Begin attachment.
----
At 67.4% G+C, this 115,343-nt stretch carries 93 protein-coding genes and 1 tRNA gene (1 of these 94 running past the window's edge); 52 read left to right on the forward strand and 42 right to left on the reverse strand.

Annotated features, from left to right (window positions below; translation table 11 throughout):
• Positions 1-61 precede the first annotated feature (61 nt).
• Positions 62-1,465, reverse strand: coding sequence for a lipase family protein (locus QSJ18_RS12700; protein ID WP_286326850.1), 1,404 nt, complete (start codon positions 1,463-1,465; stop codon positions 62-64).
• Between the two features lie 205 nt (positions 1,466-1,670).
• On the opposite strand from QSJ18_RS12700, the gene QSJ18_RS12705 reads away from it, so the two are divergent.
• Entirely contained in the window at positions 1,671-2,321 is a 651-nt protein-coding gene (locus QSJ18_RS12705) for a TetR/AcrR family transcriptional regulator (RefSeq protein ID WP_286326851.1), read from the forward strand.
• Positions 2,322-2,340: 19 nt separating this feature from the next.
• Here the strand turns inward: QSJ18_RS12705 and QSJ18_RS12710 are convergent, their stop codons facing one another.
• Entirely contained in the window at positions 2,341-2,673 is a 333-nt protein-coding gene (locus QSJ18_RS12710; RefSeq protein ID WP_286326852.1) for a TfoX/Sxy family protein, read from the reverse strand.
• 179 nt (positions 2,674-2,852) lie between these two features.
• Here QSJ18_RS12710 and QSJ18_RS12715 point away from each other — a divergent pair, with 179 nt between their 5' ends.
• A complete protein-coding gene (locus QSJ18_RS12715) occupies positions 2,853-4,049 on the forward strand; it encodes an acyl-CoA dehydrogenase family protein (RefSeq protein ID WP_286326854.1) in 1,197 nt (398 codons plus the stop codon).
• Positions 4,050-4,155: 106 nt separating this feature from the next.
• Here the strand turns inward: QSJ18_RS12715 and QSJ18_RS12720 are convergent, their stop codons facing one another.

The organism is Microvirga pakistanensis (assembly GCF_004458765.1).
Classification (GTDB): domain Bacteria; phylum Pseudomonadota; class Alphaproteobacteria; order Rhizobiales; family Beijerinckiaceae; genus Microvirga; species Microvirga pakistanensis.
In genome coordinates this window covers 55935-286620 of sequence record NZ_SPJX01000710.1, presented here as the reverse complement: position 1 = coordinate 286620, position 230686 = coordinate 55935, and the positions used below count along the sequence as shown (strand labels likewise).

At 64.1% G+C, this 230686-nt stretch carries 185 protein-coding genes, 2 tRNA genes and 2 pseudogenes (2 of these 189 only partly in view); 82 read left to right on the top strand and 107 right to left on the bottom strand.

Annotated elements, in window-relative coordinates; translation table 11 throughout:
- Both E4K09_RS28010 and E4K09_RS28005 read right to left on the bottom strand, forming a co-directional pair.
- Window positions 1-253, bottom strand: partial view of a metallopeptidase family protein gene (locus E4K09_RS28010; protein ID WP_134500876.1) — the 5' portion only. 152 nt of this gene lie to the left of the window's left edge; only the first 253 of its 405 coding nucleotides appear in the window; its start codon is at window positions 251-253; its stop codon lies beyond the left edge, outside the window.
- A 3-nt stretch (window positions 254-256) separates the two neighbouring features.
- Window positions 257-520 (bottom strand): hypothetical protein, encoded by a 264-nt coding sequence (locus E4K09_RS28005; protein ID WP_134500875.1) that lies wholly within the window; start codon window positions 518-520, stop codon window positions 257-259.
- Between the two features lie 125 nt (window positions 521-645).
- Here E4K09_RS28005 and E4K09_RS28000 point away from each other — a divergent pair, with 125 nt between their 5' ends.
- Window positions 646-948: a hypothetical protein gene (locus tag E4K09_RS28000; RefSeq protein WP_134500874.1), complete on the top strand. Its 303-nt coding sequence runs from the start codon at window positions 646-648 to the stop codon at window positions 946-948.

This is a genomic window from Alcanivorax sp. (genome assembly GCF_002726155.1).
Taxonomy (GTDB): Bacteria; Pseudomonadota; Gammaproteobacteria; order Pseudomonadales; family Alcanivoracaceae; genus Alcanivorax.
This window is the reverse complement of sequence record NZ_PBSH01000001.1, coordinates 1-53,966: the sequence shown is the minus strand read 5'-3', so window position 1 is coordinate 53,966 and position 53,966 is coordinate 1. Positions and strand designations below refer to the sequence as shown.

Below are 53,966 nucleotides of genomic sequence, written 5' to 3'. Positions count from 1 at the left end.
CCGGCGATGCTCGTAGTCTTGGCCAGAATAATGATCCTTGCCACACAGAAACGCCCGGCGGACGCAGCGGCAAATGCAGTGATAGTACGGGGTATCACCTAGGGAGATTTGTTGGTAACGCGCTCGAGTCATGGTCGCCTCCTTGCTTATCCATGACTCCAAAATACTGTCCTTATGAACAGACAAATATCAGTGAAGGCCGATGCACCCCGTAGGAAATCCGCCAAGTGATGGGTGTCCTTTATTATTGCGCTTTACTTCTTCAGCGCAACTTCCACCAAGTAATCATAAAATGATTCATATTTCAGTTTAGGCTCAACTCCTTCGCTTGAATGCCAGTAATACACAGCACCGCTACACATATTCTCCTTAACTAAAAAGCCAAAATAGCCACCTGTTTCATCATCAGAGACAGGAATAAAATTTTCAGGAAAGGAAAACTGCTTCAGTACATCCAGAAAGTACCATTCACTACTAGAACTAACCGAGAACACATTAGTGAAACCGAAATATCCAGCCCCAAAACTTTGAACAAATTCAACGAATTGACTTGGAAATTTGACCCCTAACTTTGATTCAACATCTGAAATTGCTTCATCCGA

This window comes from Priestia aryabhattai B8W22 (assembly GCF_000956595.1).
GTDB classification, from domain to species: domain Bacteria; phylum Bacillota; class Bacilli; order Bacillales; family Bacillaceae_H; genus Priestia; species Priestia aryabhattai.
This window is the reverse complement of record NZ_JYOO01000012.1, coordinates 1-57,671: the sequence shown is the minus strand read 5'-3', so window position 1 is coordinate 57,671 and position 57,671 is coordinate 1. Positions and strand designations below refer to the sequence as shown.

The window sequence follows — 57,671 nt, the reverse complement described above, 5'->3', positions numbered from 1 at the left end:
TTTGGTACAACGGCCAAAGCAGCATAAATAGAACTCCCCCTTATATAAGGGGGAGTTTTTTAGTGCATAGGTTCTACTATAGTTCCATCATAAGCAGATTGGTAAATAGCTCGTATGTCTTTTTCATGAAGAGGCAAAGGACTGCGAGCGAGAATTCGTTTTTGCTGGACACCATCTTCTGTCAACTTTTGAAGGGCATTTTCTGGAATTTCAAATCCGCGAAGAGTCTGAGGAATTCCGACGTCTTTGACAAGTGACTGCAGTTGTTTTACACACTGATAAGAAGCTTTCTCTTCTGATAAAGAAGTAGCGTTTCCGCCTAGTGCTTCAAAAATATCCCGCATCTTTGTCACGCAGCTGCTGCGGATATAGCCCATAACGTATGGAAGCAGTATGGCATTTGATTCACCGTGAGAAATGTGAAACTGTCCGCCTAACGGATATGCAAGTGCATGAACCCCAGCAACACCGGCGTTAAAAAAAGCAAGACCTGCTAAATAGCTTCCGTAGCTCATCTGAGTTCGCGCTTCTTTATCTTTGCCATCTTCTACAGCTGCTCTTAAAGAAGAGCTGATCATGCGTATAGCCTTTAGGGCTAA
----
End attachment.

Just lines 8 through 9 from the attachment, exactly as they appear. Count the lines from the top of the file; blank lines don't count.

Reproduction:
• Positions 2,322-2,340: 19 nt separating this feature from the next.
• Here the strand turns inward: QSJ18_RS12705 and QSJ18_RS12710 are convergent, their stop codons facing one another.